- Baby Boomers, Gen X, Millennials, and Gen Z have long dominated the conversation around how different generations influence architecture and the built environment.
- From views around city planning and zoning efforts to the great debate about whether workplaces should be completely open or office-intensive, each generation has had its strong opinions about how spaces we inhabit are designed- largely shaped by the socio-economic, political, and technological influences that have shaped our lives in different ways.
- Looking ahead, what can we expect next?
- Enter Generation Alpha, the first generation born entirely within the 21st century.
Defined as anyone born from 2010 to 2025, Gen Alpha will begin to enter the workforce almost ten years from now. These children are increasingly accustomed to digital solutions and personalized technology, strengthened by the nearly two years that many of them spent learning remotely during the height of the pandemic. Many of the analog or manual practices that older generations are used to, may never be introduced or at least accepted by this new generation, as they seek out fast-paced and quickly-absorbable information. Gen Alphas are also expected to be “upagers”, or more socially aware and more likely to become consumers at a young age. As the most diverse generation in history, Alphas will be hyper-aware of equality and fair representation in the media and in their own personal lives. They’re also concerned with global issues, especially the impacts of climate change.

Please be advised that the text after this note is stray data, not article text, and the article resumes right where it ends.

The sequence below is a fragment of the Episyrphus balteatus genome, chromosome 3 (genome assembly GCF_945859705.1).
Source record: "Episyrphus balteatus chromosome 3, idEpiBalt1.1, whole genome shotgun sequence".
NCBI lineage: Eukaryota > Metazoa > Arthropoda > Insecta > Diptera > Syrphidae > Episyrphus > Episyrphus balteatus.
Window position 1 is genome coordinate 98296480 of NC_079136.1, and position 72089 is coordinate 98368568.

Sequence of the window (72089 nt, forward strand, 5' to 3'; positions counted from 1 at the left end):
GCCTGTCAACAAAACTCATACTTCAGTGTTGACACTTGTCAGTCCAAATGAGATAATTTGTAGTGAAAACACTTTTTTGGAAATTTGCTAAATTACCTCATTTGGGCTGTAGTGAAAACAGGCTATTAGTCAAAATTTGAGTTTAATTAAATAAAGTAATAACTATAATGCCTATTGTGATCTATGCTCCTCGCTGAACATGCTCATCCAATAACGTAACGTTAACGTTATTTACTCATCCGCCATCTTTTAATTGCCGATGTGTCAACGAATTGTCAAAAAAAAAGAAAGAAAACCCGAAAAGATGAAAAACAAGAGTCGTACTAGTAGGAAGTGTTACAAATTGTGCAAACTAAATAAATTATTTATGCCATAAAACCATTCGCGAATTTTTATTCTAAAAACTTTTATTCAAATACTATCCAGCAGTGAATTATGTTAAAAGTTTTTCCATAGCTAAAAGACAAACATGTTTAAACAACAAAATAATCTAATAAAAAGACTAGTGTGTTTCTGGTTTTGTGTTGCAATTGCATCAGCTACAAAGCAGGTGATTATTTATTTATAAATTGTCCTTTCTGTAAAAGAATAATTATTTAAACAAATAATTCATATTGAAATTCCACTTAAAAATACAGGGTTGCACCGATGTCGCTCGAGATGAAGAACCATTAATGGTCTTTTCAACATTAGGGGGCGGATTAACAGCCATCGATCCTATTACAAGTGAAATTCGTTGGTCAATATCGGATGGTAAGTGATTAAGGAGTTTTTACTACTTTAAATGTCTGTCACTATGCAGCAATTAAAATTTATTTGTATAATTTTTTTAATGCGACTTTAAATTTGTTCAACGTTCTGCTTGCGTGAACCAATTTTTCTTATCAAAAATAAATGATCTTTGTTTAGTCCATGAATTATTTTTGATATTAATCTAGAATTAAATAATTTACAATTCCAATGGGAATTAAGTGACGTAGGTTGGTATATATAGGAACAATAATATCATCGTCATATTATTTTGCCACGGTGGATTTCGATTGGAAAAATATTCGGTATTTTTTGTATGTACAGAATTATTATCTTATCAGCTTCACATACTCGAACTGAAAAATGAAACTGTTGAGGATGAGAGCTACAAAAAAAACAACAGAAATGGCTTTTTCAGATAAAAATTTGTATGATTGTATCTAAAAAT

So what does this mean for the physical environments we build as Generation Alpha begins to interact with them significantly? Most importantly, it means we will have to find new ways to seamlessly bring digital elements into our everyday lives and design spaces that will provide a sense of community and belonging. Specifically, in the office, millennials pushed for remote work and flexible schedules, Gen Z called for more social responsibility from their employers, and Gen Alpha will want spaces that promote their physical, mental and spiritual well-being.
Being born with an iPhone in hand means that all physical experiences will need to be translated into a digital world. Not necessarily through the means of the metaverse, but anything experienced in real life should be expanded upon through the internet. In 30 years, if a Gen Alpha visits a museum, they might expect half of the exhibits to be digitally immersive or connect them with a way to easily find out more information on their own. When returning home each night, every light bulb, television set, door lock, and the appliance will be able to be controlled from the comfort of their phone, significantly more than the smart technology that already exists.
Generation Alpha, having the ability to quickly consume information, will strongly believe in the power of data and how it can be leveraged to make decisions. For them, it will be critical to understanding demographics, surveys about what the majority wants for a space, and the overall sense that everyone’s voices are heard and incorporated in the design of a space. Before the initial design phases, Generation Alpha will find value in visioning sessions and the exploration of large-scale design trends to help them understand what underlying themes should be included in a particular space. They value the “why” before the “what”, and will seek out companies and organizations that uphold their values. A diversity of voices and a sense of inclusivity are top of mind for people of this generation.
Just as we were accustomed to designing for Millennials and Generation Z, Generation Alpha will soon be interacting with our spaces and joining the workforce. Their upbringings and experiences with technology will largely change the built environment and shape it to how they believe it should be designed.
Author: Kaley Overstreet
This article was first published in ArchDaily and is republished with permission.